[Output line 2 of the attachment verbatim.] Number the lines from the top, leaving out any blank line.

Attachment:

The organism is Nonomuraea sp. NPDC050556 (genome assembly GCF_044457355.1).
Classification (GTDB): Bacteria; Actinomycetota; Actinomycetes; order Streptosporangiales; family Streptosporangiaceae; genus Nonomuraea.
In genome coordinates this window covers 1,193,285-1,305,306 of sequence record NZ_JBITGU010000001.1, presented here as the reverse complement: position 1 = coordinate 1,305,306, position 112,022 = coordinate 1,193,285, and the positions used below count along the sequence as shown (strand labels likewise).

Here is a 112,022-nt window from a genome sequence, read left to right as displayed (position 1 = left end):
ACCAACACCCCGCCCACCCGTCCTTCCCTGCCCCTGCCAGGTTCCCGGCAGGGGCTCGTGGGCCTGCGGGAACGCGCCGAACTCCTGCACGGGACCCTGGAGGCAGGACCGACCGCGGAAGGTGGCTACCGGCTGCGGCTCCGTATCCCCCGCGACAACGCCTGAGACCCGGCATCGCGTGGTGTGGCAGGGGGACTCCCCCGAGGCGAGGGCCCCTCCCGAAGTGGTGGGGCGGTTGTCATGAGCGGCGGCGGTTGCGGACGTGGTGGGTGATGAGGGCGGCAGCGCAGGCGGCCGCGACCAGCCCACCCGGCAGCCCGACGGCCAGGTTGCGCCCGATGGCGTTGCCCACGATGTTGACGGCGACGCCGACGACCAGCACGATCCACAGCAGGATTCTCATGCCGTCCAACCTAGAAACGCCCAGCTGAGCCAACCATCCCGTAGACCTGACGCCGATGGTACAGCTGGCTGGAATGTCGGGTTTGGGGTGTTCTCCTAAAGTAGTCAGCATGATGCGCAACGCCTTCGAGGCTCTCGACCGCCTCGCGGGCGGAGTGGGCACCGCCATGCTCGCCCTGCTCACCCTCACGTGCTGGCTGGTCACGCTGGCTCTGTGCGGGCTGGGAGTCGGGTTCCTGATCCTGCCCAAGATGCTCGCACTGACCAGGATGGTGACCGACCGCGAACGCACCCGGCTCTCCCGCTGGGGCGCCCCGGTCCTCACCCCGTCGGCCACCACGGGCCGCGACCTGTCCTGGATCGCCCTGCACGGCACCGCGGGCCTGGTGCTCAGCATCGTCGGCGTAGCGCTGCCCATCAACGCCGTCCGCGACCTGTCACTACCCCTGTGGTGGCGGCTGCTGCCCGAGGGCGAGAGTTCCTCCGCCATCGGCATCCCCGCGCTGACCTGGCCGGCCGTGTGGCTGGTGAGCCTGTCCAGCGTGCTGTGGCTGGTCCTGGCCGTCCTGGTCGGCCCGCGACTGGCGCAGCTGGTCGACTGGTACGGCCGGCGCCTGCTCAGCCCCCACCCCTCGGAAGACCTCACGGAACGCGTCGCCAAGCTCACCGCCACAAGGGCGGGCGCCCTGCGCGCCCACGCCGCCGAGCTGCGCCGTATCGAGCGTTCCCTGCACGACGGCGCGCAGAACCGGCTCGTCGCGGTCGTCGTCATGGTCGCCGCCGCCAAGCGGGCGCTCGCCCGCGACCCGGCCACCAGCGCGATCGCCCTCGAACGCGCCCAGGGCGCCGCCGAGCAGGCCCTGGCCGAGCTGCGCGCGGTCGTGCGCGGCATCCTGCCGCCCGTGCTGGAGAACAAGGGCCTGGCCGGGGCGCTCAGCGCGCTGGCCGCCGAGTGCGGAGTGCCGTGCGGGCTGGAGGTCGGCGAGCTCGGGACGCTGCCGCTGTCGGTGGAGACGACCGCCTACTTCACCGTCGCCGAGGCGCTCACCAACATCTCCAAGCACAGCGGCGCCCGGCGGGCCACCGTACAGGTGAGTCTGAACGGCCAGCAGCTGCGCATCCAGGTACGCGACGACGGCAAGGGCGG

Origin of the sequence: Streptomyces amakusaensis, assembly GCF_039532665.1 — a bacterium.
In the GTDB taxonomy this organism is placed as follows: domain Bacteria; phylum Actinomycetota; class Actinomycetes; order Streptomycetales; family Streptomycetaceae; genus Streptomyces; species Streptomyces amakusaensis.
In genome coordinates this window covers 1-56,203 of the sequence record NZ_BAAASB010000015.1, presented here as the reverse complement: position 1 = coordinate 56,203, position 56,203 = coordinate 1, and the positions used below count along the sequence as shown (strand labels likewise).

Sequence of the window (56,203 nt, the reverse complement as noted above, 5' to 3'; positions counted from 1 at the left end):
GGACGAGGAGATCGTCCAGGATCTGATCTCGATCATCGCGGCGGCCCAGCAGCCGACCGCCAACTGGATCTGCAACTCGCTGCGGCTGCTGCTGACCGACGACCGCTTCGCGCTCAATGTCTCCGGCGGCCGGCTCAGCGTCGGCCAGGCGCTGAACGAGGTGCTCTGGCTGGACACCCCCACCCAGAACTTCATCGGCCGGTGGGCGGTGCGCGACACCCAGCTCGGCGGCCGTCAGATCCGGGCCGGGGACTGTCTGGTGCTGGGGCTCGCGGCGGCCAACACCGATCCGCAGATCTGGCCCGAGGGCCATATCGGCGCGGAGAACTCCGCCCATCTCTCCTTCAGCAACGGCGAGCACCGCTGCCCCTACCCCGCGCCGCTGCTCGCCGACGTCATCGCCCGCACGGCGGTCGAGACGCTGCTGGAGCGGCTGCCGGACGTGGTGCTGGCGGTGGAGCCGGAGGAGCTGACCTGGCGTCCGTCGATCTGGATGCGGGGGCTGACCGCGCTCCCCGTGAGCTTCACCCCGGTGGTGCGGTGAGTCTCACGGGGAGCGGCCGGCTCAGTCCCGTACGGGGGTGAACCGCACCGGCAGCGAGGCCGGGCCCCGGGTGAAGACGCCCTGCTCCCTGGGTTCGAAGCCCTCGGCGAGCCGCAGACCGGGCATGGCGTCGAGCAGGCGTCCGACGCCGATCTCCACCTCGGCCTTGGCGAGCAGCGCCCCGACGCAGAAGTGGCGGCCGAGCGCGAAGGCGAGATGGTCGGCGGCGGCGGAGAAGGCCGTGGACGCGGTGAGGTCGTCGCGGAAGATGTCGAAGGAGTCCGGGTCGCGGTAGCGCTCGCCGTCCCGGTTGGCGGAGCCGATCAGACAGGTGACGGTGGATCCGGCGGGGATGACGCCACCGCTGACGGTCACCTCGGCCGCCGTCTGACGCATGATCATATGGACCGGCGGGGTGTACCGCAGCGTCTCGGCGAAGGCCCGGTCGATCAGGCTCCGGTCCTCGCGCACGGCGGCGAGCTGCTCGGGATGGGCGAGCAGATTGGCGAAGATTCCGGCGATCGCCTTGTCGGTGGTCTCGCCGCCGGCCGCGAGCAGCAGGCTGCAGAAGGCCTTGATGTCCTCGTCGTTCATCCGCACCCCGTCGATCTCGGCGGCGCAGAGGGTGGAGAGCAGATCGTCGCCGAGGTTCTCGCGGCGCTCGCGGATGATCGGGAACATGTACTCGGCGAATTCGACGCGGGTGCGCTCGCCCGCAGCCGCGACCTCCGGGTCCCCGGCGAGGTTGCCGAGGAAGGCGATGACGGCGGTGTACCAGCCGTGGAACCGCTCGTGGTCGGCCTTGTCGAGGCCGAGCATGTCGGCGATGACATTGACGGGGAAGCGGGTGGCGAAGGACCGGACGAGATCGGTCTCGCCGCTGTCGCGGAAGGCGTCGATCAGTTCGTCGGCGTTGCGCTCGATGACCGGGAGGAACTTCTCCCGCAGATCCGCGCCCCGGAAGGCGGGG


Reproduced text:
Classification (GTDB): Bacteria; Actinomycetota; Actinomycetes; order Streptosporangiales; family Streptosporangiaceae; genus Nonomuraea.